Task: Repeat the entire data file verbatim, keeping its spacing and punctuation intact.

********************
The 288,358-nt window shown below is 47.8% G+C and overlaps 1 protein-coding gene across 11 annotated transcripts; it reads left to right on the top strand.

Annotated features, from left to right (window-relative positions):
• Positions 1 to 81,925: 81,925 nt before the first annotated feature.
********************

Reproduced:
The 288,358-nt window shown below is 47.8% G+C and overlaps 1 protein-coding gene across 11 annotated transcripts; it reads left to right on the top strand.

Annotated features, from left to right (window-relative positions):
• Positions 1 to 81,925: 81,925 nt before the first annotated feature.